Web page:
Pilot Jane and the Runaway Plane – book review

Pilot Jane and the Runaway Plane – book review

We were sent a copy of the book Pilot Jane and the Runaway Plane for the purposes of this review. My 4 year old loves it, and I now know it very nearly off by heart. This is quite a well timed book, since we’ve been talking about female leaders recently, and I thought this would continue our conversation. It didn’t – more on that later.

Pilot Jane and the Runaway Plane book cover

In this book, an extremely young-looking Jane is a pilot of a pink plane. Pink’s for girls, doncha know. The plane and Jane fly all over the world together. They visited some places we’ve been to, like Paris, and Rome, and James spotted those straight away, which was a good talking point. The author, Caroline Baxter, included a range of cities and countries to help children to learn about the world.
pilot jane in paris and rome
The dynamic duo are asked to take the Queen to a party, but unfortunately, the night before, Jane’s plane (who is called Rose) has overindulged in cake. She therefore has to spend the day under a blanket, recovering, while a boy plane steps in to save the day.

Mighty Mitch is a bit sceptical that a girl can fly him, and he starts out being a little bit boisterous. In fact, he becomes a runaway plane! Jane gives him a good talking to and they work together to fly through a storm to get the Queen to her party on time. Pilot Jane and the Runaway Plane intends to offer a positive message about the importance of teamwork.
mitch as runaway plane

We have enjoyed this book. It is an entertaining read, though we have discussed the rhyming words more than the message of the book. I did ask James who was the leader in the book, and he replied Mitch, because he zoomed really fast. Asked if girls can fly planes, he said, “some of them can. Some of them need to be other things”. Like what? “Like teachers, or doctors, or police, or mummies”.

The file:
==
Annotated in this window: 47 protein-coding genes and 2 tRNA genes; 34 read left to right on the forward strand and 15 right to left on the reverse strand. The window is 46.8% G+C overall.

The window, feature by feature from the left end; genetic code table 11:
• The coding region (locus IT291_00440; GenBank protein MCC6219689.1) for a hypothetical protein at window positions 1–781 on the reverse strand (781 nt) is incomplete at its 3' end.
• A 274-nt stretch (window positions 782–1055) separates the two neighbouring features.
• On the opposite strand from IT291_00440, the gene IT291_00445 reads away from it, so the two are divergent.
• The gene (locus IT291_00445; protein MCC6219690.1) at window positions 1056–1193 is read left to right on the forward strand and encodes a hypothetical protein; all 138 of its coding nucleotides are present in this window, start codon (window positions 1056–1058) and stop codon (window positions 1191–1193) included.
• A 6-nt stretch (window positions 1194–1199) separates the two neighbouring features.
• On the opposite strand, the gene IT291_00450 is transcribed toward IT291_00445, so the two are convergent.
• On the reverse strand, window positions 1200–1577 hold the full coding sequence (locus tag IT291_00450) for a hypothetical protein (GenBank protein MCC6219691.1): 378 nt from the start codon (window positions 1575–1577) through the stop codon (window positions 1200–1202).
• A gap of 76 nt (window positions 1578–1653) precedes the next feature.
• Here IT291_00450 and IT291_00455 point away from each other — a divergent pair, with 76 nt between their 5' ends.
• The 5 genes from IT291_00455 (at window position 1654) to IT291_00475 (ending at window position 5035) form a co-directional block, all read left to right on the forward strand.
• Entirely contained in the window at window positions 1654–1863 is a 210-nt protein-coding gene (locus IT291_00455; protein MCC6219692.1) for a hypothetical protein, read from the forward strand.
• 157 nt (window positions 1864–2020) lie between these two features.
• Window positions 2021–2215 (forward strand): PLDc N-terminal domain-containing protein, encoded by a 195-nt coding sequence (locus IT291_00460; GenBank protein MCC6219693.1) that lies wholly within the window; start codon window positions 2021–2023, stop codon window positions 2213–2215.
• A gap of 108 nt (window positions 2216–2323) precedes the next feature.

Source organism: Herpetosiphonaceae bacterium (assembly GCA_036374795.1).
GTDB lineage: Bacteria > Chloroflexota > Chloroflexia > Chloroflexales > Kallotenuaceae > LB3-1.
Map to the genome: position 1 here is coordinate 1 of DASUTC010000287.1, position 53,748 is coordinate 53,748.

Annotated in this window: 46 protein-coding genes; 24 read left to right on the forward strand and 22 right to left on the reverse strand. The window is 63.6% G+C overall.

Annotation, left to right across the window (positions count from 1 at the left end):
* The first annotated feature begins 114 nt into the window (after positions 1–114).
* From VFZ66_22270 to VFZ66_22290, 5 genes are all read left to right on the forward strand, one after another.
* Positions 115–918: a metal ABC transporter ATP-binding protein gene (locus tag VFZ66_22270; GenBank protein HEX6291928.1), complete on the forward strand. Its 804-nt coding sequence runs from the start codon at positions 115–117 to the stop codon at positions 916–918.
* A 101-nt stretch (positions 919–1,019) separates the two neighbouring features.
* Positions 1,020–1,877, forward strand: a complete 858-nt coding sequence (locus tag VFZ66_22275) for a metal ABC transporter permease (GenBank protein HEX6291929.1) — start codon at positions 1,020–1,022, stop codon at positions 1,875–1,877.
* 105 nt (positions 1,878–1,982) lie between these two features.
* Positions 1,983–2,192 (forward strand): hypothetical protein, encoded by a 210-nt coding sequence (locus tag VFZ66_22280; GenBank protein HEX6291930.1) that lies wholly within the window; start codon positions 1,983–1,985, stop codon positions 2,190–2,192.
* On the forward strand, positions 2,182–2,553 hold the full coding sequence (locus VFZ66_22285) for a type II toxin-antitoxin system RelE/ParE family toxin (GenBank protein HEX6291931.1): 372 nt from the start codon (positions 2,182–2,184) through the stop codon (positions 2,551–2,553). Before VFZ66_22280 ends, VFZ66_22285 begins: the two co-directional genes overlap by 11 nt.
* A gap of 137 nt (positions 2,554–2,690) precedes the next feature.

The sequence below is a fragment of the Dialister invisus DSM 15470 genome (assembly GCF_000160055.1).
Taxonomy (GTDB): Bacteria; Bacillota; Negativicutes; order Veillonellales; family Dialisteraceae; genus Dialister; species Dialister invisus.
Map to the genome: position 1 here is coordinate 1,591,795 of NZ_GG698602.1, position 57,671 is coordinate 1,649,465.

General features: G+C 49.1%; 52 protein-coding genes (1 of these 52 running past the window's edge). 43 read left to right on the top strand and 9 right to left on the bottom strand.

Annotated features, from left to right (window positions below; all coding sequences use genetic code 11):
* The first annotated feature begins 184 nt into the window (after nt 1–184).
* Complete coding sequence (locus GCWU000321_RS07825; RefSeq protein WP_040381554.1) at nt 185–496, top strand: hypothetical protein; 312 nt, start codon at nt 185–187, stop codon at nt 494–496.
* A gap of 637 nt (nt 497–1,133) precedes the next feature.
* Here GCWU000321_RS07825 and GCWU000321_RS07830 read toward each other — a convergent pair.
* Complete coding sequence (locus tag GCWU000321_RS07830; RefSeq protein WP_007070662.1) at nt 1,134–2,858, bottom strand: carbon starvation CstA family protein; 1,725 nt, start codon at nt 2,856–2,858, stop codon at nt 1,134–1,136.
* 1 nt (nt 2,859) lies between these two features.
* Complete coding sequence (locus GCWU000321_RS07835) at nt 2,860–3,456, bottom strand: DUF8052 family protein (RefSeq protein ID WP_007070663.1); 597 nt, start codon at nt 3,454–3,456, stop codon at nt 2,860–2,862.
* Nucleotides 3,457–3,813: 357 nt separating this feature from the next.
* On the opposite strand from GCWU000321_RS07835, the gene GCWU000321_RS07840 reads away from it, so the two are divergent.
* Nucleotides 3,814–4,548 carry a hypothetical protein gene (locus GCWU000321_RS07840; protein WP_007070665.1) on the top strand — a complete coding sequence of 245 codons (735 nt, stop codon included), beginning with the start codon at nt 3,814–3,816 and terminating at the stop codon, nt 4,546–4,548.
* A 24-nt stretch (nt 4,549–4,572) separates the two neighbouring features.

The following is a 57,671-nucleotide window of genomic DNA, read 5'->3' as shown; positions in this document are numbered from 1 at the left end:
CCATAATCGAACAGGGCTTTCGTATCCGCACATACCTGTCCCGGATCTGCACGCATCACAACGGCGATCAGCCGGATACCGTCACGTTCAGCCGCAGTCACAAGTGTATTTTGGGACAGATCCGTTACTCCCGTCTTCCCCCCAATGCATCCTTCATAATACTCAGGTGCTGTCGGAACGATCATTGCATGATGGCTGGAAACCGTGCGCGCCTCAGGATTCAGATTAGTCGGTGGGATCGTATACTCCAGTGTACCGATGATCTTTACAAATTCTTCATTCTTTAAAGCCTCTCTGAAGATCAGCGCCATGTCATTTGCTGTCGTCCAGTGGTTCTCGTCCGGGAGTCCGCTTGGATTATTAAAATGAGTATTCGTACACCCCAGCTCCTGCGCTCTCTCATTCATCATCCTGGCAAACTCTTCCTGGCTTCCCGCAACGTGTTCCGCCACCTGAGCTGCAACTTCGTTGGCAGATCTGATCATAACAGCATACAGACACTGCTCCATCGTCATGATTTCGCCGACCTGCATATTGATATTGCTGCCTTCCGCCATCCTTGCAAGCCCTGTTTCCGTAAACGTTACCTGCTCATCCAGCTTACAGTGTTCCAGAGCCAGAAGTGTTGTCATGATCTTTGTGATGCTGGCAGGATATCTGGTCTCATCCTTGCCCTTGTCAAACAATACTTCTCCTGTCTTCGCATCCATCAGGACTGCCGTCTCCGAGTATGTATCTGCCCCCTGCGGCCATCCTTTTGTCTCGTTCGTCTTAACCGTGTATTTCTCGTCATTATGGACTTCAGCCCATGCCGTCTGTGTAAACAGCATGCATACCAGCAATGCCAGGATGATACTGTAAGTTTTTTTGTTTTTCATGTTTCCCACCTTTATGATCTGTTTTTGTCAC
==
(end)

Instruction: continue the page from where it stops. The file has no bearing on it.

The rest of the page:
I think I possibly would’ve enjoyed it more if Mighty Mitch was Mighty Michelle, to show that girls can just do stuff, and other girls can be all “girl power” and step up as part of a team, rather than a man having to take a woman’s place. Actually, it felt like a book that a manager from the 1970s might have written, advising colleagues not to employ women because they have to take time off work for “women’s things”. For me, it’s missed the mark of the message. This picture book was published on 8 March to coincide with International Women’s Day. I don’t think it is quite the uplifting and empowering book it was intended to be. As a story about transport with excitement and a party to attend, it’s great!

The book Pilot Jane and the Runaway Plane will be best suited for children aged 2-5, though older children may well enjoy it too.



  1. Sam | North East Family Fun Blog
    May 19, 2017 / 8:24 am

    Love to see an honest review, just a shame it missed the mark a little.

    • babyfoote
      May 19, 2017 / 9:11 pm

      Well, I think it did. I’ve read quite a few reviews of this book who don’t seem to think the same as me, so perhaps I’m off the mark!!

  2. May 19, 2017 / 9:07 am

    I like the illustrations and my youngest boy has always liked pink as a colour so he’d like the plane. Maybe it’s trying to do too much as a book but it is good that it helps develops language skills re rhyming etc.

    • babyfoote
      May 19, 2017 / 9:11 pm

      The illustrations are fab. The drawings of the Queen are very true to life.

  3. May 20, 2017 / 6:56 am

    Hmm it sounds like it could have been a bit of a better advocate for ‘women can’ but it does sound like a cute story which my girls would probably love. Good honest review.

    • babyfoote
      May 20, 2017 / 4:46 pm

      Oh yes, James loves it. It’s a really fun story and well written. Just not quite the championing women take they aimed for, in my eyes.

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